Increased Vitamin C consumption is associated with reduced risk for most types of cancer. Multiple case-control studies have investigated the role of Vitamin C in cancer prevention, and most have shown that higher intakes of Vitamin C are associated with decreased incidence of cancers of the mouth, throat and vocal chords, esophagus, stomach, colon-rectum, and lung. One study that followed 870 men over a period of 25 years found that those who consumed more than 83 mg. of Vitamin C daily experienced a striking 64% reduction in lung cancer compared with those who consumed less than 63 mg. per day.

Laboratory experiments indicate that Vitamin C inhibits the formation of carcinogenic compounds in the stomach, a finding supported in observational studies that have found increased dietary Vitamin C intake to be associated with decreased risk of stomach cancer.

Studies conducted by Linus Pauling (Nobel Prize winning scientist, pioneer in the fields of quantum chemistry, molecular biology, and orthomolecular medicine) suggest that very large doses of Vitamin C (10 grams/day intravenously for ten days followed by at least 10 grams/day orally indefinitely) are helpful in increasing the survival time and improving the quality of life of terminal cancer patients.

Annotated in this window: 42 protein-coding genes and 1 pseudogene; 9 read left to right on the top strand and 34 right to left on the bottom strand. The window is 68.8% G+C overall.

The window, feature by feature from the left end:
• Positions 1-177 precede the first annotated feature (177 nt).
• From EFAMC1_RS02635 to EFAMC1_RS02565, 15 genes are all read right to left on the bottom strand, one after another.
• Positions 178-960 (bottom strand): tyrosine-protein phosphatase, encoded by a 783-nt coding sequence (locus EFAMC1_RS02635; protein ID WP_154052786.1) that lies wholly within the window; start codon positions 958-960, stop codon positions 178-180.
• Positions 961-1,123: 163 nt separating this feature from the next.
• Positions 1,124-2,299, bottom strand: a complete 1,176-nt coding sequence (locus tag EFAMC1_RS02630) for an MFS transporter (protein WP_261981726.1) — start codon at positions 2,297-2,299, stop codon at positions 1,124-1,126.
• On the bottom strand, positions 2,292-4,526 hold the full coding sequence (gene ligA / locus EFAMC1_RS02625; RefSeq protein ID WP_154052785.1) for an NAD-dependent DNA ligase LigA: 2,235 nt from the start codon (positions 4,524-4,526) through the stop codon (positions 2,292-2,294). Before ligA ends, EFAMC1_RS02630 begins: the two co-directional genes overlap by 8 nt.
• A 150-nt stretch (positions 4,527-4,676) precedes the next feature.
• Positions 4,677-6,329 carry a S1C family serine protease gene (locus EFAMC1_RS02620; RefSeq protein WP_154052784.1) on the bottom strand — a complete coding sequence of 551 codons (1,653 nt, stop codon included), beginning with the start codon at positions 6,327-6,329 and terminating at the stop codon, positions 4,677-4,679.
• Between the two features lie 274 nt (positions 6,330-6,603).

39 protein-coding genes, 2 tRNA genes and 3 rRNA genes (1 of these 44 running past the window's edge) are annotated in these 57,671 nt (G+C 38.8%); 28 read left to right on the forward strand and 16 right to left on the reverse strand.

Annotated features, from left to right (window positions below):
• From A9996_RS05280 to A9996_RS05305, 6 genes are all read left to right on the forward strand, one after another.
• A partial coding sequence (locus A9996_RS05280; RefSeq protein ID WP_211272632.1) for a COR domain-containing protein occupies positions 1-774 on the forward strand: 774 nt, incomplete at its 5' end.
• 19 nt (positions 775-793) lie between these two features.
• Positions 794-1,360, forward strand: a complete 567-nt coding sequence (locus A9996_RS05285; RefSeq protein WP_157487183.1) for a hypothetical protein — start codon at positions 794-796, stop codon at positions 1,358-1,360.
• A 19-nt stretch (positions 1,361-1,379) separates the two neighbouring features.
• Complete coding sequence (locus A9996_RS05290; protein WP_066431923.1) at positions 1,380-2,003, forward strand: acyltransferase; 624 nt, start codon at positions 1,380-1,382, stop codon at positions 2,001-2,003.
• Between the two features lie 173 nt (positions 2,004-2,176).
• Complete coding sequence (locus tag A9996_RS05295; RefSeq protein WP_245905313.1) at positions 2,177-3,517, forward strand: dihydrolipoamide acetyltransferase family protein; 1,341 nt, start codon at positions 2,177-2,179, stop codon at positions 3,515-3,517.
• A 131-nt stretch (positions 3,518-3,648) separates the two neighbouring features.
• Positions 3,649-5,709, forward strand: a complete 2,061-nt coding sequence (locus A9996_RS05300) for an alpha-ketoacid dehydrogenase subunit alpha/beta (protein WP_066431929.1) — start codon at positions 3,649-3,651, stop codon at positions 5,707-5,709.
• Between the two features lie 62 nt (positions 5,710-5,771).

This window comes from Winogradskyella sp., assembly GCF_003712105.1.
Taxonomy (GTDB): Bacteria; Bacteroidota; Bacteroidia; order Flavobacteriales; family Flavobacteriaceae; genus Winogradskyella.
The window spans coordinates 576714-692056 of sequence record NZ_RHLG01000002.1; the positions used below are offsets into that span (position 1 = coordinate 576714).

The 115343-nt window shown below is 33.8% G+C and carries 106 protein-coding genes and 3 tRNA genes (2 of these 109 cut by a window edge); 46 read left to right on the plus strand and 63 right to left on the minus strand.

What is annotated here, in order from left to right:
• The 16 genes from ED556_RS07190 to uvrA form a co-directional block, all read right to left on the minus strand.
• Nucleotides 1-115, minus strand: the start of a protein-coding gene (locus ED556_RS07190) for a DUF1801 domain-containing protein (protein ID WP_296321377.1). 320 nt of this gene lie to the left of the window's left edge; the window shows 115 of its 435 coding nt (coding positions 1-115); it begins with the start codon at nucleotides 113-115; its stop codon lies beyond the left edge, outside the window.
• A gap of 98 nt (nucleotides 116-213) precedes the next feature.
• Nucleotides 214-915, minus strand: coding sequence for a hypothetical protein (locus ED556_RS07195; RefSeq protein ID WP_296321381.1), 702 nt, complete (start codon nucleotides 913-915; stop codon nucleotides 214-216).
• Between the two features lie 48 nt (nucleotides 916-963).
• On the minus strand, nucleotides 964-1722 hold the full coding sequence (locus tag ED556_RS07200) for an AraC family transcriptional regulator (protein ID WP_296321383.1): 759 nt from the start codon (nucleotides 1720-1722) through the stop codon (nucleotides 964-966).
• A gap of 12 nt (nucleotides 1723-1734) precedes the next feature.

Intravenous (IV) administration of Vitamin C can result in much higher blood levels of Vitamin C than oral administration, and Vitamin C levels that are toxic to cancer cells in culture can be achieved in humans only with intravenous but not oral administration of Vitamin C. The Angeles Functional Oncology treatment program provides IV-delivery of Vitamin C in concentrated dosage, ranging from 40 to 70 grams per day.